Today, I'd like to encourage you, the reader, to think about a few things, maybe even in a new way. After you read this, consider spending some time thinking about how it relates to your life, and please, share your thoughts.
I think that if you look at life, you can really boil it down to time, money, and stuff. One can measure these three by the means of value, price and cost. This may seem simplistic, but bear with me, and see if you don't see something here that resonates with you.
Let's cover a few basics, first. For the sake of this blog, I am using the following definitions:
Time- the indefinite continued progress of existence and events in the past, present, and future regarded as a whole.
Money- a current medium of exchange
Stuff- matter, materials.
Price- the amount of money expected, required, or given in payment for something.
Value- not measurable by numbers. It indicates importance, worth, or usefulness.
Cost- the amount of inputs incurred in producing a product or result.
The measure of time
When it comes to American adults, on average, we will spend more of our waking hours working than on any other single activity. Time is one commodity that all humans have in common, equal in the scientific sense, as in a minute is 60 seconds for all of us, although the amount of this commodity differs, and is ultimately unknown. What varies greatly is how we use that time. If the largest slice of the pie is dedicated to work, consider how you measure work...in value, price, and cost.
Value with work is defined by that work's importance, or usefulness. Many place value on helping people, improving their environment, making a quality product, supporting their family.
The price of work, is the amount given for it, and in this regard, means our time and money.
The cost of that work may be the toll it takes on our body, mental health, or loved ones.
We can be very intentional with how we spend our time, or think about it very little. The truth is, it the amount of it we have is the one thing over which we have very little control.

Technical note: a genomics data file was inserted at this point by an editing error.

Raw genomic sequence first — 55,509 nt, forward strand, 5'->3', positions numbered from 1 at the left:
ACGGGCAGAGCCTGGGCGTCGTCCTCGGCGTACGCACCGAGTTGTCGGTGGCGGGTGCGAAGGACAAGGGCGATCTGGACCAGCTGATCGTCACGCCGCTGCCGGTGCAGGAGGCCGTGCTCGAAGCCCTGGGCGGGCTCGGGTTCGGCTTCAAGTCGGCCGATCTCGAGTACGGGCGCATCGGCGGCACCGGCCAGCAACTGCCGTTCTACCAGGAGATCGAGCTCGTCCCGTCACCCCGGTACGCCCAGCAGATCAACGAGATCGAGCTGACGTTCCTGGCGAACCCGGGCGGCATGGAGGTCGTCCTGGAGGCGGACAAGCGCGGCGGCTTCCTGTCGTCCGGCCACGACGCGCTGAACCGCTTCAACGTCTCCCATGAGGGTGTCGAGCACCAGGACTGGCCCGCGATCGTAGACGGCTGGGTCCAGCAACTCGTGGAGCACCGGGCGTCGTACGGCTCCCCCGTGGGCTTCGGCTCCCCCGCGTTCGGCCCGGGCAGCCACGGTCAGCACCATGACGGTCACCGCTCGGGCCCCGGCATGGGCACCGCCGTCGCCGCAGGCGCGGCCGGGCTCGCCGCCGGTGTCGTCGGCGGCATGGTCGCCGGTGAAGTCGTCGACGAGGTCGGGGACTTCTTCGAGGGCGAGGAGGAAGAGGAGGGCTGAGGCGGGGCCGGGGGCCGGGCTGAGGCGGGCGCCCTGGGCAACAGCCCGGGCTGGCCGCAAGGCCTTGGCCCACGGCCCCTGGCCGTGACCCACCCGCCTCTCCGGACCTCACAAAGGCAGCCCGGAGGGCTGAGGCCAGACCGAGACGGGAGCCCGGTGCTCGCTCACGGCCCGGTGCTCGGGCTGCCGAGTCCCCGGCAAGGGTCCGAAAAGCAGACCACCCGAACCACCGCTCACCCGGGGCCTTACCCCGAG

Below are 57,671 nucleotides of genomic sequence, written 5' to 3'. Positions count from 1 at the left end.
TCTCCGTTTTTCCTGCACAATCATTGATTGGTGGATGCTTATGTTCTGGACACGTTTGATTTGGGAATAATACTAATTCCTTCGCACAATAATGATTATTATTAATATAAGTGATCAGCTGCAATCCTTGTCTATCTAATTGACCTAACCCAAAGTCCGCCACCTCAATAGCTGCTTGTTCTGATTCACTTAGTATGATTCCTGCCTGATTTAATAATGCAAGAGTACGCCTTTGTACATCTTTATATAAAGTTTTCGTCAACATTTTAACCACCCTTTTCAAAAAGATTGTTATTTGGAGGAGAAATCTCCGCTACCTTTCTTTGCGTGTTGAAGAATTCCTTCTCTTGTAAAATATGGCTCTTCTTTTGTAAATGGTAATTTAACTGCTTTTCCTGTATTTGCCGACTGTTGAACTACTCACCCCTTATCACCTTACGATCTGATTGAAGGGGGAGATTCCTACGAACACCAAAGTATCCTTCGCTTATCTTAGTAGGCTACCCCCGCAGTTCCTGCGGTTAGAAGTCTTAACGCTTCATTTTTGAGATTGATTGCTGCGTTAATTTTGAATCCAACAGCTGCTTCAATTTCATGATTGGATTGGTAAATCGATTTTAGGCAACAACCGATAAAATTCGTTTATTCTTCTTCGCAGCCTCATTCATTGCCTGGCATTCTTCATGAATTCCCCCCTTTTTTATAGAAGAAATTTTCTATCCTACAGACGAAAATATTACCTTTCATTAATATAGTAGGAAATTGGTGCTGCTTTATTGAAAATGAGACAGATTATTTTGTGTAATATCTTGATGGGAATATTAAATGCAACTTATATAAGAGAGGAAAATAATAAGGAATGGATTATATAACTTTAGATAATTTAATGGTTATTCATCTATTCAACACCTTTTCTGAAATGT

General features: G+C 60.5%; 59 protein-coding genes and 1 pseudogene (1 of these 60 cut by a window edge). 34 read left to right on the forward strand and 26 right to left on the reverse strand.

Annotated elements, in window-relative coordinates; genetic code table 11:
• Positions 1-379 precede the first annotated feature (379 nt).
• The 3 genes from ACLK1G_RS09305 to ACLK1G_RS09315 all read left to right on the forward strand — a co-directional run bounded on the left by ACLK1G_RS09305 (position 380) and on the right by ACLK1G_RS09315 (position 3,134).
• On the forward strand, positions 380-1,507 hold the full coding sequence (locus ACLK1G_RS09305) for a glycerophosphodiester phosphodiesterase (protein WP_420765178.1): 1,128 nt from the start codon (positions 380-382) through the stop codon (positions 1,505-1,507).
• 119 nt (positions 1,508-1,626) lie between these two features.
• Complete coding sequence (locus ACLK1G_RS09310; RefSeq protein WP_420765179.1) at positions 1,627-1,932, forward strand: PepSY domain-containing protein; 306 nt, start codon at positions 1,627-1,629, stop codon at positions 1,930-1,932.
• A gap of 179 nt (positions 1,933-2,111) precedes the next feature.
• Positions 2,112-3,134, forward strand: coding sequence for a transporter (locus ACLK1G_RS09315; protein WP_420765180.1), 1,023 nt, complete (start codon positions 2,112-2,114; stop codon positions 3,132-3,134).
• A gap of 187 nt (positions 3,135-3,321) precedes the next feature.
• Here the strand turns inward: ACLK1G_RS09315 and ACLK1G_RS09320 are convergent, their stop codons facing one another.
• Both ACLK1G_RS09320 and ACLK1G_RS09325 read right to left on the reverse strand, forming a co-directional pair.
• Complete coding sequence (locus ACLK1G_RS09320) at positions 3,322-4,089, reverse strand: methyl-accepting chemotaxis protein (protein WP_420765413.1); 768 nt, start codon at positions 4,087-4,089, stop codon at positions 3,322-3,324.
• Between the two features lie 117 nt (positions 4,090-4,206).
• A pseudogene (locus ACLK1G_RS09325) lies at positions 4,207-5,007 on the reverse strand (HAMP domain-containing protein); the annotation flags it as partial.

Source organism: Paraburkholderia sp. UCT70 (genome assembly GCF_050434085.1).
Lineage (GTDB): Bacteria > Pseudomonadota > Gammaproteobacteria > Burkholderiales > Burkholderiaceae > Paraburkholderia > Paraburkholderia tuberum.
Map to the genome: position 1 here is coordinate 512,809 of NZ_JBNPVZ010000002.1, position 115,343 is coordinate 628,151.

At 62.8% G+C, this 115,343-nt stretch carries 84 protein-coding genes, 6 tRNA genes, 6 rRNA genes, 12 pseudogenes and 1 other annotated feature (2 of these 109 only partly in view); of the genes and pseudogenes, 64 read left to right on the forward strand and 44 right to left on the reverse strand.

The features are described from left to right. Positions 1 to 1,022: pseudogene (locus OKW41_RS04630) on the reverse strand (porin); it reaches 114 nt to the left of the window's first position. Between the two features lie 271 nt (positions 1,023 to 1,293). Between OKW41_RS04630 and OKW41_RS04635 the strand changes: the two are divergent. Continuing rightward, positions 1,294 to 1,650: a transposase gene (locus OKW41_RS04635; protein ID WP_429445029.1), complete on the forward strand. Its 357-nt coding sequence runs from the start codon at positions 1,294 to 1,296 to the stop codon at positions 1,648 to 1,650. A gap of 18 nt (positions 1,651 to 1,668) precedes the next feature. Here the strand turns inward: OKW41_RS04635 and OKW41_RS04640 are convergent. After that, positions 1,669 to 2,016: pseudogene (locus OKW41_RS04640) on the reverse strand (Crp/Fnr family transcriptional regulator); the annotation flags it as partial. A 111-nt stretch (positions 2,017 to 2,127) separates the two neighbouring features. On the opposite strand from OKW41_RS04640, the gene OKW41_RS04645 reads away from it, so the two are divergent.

The measure of money
Many people value money for its ability to get stuff and affect our time. Some like the security it provides, the respect we think it garners, the power it gives us.
The cost of money may be determined by how it affects us as we try to acquire it. It may cost us a lot, or a little, time. It may affect our value system, our health, and our relationships.
We're going to call the price of money, for our purposes, a wash, as in $1.00 equals $1.00
The measure of stuff
Here is where things really get interesting for me, as an organizer. Stuff plays a significant role in how Americans live, for a variety of reasons.
The price of our stuff varies greatly in our culture, in particular around the holidays as big sales are being advertised. Some of us wait for a great price before we make a purchase, and others may not. Understanding pricing is a whole topic in and of itself, and not one where my specialty lies.
Although I am very personally interested in understanding how people spend their time, and value it, as an organizer the following two areas are really my sweet spot, and understanding them better is always my goal.
When people think of the cost of their belongings, they often think of the price, but according to the above working definitions, that's not really accurate. Belongings have a cost, and that cost is often significant. Stuff has weight, and I don't mean that in the scientific way, but in regards to responsibility, and our mental health. Some stuff needs to be maintained, stored, moved, acted upon. Having a lot of stuff sometimes carries a heavy emotional weight. Examining what the cost of a particular belonging is, in part, what I do.
Some of us see value in our stuff. We may have a sense a pride in the work we did to acquire it. Our belongings might be gifted to us, and stir powerful memories. Our things may simply be things we need to survive, like medications, or sustenance. The value our belongings have to us are determined BY us, and trying to understand this helps me be a better organizing professional. When we have too much stuff, sometimes we need to look closely at our value system.
See how much all of this is connected?
I have a working diagram I use to try to understand this, and spend a fair amount of time reading about these topics. It has definitely changed the way I look at my life, and influences the way I approach my career.
If you have gained any insight, or have thoughts you'd like to share, please comment below, post on my business facebook page, or give me a call. NEST Home LLC is here.